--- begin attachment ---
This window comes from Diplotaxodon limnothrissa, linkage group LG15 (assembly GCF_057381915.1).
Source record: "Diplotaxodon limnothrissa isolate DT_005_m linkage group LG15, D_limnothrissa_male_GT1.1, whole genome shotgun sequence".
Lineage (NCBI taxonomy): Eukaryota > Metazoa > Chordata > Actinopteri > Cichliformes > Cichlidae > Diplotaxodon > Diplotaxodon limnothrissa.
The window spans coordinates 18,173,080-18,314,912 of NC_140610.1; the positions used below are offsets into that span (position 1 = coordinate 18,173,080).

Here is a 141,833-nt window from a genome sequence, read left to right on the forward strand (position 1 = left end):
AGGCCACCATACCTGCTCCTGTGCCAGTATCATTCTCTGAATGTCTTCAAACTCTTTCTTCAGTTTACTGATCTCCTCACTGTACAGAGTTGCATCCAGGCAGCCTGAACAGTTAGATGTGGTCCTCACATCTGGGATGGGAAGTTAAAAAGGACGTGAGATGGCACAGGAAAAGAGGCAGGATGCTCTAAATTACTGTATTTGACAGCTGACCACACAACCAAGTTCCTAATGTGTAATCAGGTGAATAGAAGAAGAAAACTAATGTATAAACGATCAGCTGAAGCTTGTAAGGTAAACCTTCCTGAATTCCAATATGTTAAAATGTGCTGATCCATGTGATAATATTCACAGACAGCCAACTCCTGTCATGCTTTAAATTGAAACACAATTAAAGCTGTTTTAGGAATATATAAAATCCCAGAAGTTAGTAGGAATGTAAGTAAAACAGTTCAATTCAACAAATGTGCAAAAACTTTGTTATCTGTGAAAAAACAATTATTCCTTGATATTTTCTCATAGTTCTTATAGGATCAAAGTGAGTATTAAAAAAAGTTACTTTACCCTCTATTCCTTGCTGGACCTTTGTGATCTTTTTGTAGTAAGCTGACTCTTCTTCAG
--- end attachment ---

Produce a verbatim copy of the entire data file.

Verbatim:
This window comes from Diplotaxodon limnothrissa, linkage group LG15 (assembly GCF_057381915.1).
Source record: "Diplotaxodon limnothrissa isolate DT_005_m linkage group LG15, D_limnothrissa_male_GT1.1, whole genome shotgun sequence".
Lineage (NCBI taxonomy): Eukaryota > Metazoa > Chordata > Actinopteri > Cichliformes > Cichlidae > Diplotaxodon > Diplotaxodon limnothrissa.
The window spans coordinates 18,173,080-18,314,912 of NC_140610.1; the positions used below are offsets into that span (position 1 = coordinate 18,173,080).

Here is a 141,833-nt window from a genome sequence, read left to right on the forward strand (position 1 = left end):
AGGCCACCATACCTGCTCCTGTGCCAGTATCATTCTCTGAATGTCTTCAAACTCTTTCTTCAGTTTACTGATCTCCTCACTGTACAGAGTTGCATCCAGGCAGCCTGAACAGTTAGATGTGGTCCTCACATCTGGGATGGGAAGTTAAAAAGGACGTGAGATGGCACAGGAAAAGAGGCAGGATGCTCTAAATTACTGTATTTGACAGCTGACCACACAACCAAGTTCCTAATGTGTAATCAGGTGAATAGAAGAAGAAAACTAATGTATAAACGATCAGCTGAAGCTTGTAAGGTAAACCTTCCTGAATTCCAATATGTTAAAATGTGCTGATCCATGTGATAATATTCACAGACAGCCAACTCCTGTCATGCTTTAAATTGAAACACAATTAAAGCTGTTTTAGGAATATATAAAATCCCAGAAGTTAGTAGGAATGTAAGTAAAACAGTTCAATTCAACAAATGTGCAAAAACTTTGTTATCTGTGAAAAAACAATTATTCCTTGATATTTTCTCATAGTTCTTATAGGATCAAAGTGAGTATTAAAAAAAGTTACTTTACCCTCTATTCCTTGCTGGACCTTTGTGATCTTTTTGTAGTAAGCTGACTCTTCTTCAG